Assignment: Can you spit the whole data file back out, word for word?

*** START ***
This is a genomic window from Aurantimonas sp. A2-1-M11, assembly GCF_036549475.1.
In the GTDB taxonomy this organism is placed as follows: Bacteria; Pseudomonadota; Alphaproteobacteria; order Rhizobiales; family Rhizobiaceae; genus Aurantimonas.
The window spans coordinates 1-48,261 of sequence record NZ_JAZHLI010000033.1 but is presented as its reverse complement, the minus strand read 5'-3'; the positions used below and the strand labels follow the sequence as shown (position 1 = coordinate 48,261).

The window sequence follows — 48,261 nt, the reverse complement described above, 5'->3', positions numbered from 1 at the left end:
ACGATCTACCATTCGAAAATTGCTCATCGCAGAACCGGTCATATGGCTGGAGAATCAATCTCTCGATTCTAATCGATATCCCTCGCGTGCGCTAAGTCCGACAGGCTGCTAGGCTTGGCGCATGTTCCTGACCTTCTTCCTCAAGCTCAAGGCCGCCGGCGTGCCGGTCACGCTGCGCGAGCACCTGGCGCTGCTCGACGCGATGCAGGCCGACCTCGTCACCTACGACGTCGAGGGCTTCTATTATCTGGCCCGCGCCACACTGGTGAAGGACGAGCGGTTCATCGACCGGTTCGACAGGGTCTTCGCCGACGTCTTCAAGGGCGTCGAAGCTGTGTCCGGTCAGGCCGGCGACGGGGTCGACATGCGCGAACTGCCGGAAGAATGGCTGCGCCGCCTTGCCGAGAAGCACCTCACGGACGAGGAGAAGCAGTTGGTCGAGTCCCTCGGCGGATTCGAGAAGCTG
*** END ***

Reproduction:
This is a genomic window from Aurantimonas sp. A2-1-M11, assembly GCF_036549475.1.
In the GTDB taxonomy this organism is placed as follows: Bacteria; Pseudomonadota; Alphaproteobacteria; order Rhizobiales; family Rhizobiaceae; genus Aurantimonas.
The window spans coordinates 1-48,261 of sequence record NZ_JAZHLI010000033.1 but is presented as its reverse complement, the minus strand read 5'-3'; the positions used below and the strand labels follow the sequence as shown (position 1 = coordinate 48,261).

The window sequence follows — 48,261 nt, the reverse complement described above, 5'->3', positions numbered from 1 at the left end:
ACGATCTACCATTCGAAAATTGCTCATCGCAGAACCGGTCATATGGCTGGAGAATCAATCTCTCGATTCTAATCGATATCCCTCGCGTGCGCTAAGTCCGACAGGCTGCTAGGCTTGGCGCATGTTCCTGACCTTCTTCCTCAAGCTCAAGGCCGCCGGCGTGCCGGTCACGCTGCGCGAGCACCTGGCGCTGCTCGACGCGATGCAGGCCGACCTCGTCACCTACGACGTCGAGGGCTTCTATTATCTGGCCCGCGCCACACTGGTGAAGGACGAGCGGTTCATCGACCGGTTCGACAGGGTCTTCGCCGACGTCTTCAAGGGCGTCGAAGCTGTGTCCGGTCAGGCCGGCGACGGGGTCGACATGCGCGAACTGCCGGAAGAATGGCTGCGCCGCCTTGCCGAGAAGCACCTCACGGACGAGGAGAAGCAGTTGGTCGAGTCCCTCGGCGGATTCGAGAAGCTG